The key to a resilient regional community
22 September 2021 at 5:07 pm
New research shows that communities must be front and centre of disaster relief plans
With natural disasters becoming more frequent and intense, new research finds that community organisations must be properly resourced and included as key players in managing a disaster if regional communities are to survive.
The three year project was led by the Foundation for Rural and Regional Renewal (FRRR), Resilience NSW, and University of Sydney. They worked with three communities across New South Wales impacted by and at risk of natural disasters to investigate, understand and measure the factors that helped and hindered individuals and communities in disaster resilience building.
A key finding of the research was that while community organisations, such as a Rotary Clubs or local catering groups, were nearly always the first on the scene of a natural disaster, it was rare for these groups to be included in any formal disaster response that emergency services carry out, or for them to receive help to build their capabilities before disasters hit.
Natalie Egleton, the CEO of FRRR, told Pro Bono News that with the frequency of disasters increasing, it was critical that these community organisations were well-funded and included in building resilience beforehand.
“Community groups tend to be the first responders because they are connected and know how to make things happen before emergency services arrive,” Egleton said.
“So what we’re looking at now is how you set up these structures and systems better beforehand so that when a disaster happens, community groups are more authorised and have got the resources to make a difference.”
She said that more funding and support needed to be pumped into building leadership capabilities of community groups, and strengthening networks between the groups.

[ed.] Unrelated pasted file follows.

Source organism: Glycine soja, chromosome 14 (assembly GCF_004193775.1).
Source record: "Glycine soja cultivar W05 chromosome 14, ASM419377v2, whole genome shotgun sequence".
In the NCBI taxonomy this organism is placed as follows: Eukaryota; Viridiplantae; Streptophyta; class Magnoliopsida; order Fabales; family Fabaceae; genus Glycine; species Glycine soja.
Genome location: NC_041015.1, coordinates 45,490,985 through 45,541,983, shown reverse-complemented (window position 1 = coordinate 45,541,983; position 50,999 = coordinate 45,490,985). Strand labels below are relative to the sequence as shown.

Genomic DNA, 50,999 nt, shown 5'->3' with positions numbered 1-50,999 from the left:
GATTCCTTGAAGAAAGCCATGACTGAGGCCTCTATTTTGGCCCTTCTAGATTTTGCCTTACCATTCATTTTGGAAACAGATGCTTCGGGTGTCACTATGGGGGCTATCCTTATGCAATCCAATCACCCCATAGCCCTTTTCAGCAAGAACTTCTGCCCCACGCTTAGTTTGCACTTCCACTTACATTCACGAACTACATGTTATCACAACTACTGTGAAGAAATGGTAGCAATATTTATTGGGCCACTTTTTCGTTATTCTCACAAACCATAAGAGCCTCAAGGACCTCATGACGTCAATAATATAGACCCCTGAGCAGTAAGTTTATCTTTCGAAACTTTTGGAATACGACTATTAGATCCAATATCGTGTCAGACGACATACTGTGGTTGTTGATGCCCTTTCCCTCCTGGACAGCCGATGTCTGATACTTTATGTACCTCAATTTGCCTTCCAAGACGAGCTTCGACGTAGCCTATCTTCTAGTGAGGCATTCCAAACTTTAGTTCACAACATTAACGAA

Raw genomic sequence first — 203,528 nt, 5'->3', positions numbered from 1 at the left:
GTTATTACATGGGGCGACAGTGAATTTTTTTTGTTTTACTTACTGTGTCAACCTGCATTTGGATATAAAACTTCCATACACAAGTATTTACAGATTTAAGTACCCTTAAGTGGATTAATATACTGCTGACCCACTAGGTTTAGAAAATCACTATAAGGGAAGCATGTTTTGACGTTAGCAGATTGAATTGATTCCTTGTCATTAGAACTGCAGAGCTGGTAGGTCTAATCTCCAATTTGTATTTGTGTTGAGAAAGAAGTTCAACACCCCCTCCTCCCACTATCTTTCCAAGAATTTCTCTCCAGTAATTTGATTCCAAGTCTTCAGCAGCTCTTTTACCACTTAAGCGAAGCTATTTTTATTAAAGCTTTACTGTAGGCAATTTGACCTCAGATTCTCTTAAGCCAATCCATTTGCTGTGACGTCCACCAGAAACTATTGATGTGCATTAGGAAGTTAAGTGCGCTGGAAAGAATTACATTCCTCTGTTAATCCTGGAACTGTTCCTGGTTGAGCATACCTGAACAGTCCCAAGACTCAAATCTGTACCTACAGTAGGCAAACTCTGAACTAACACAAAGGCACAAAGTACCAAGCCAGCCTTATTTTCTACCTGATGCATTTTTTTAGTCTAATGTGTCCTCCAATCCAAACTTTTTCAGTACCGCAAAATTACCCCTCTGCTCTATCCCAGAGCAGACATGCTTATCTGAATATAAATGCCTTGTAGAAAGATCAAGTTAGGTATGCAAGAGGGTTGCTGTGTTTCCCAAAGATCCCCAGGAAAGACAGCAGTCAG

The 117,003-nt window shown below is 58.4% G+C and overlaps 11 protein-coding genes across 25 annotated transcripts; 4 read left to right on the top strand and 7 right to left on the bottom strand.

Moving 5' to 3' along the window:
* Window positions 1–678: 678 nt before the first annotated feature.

One example of a community leading disaster resilience is in the NSW community of North Richmond, which over the past few years has been impacted by severe fires and flooding.
In 2017, with funding support from FRRR, the community set up Street Connect to bring together local leaders to increase the awareness of natural disasters, connect residents to trusted local information sources, and ensure they have access to home emergency and evacuation kits.
“The group went around the neighborhoods and the streets, talking to people about their fire and flood preparedness… understanding what had happened before and what people’s experiences were,” Egleton said.
She said that because they had done this work beforehand, when the town was badly impacted by the 2019/20 summer bushfires they were better placed to deal with it
“Because North Richmond had the Street Connect model going and they had that local leadership base, they were able to mobilise and deploy people to help, and also be the trusted go-to group for emergency services and the council,” she said.
What do the researchers recommend?
- Communities must be in control of resilience building efforts, and should be regarded as equal contributors in disaster resilience work.
- Disaster resilience building needs to reflect the experiences of communities and recognise that preparedness, response and recovery are fluid, and sometimes simultaneous.
- The time between disasters is an ideal opportunity to engage communities in complex discussions and hear their ideas.
- Communities should contribute to and contextualise disaster information (outside of warnings and alerts) to local needs, building trust and ownership of information and communication.
- Community-led approaches are valuable, and must be matched with sustained cross-sector and cross-community investment, including recognising the value of community time, skill and effort.
- Resilience building programs and projects must be designed and implemented within a systems framework and acknowledge the complex array of relationships involved, and the time required.
- More work should be done to connect local community organisations in supporting sustained resilience building.
Resources are going to waste
Egleton said that by not tapping into local knowledge, valuable resources and public donations were going to waste.
For instance, in disaster-affected towns with large ageing populations, pallets of nappies were being dropped off.
“If we were tapping into that local knowledge and community groups were put in charge of handling donations, communities would actually be getting what they needed,” she said.
With the time between disasters shrinking, she said that giving communities the power to come up with their own tailored and sustainable solutions was the difference between a town surviving or falling apart.
“The reality is that if we keep on going the way we are, those communities will be completely overwhelmed and people won’t be able to stay there,” Egleton said.
“If we do things differently… we can help them to be more in control of what’s happening in their region… to support long-term change rather than knee-jerk reactions whenever we are experiencing a disaster.”
You can read a full copy of the report here.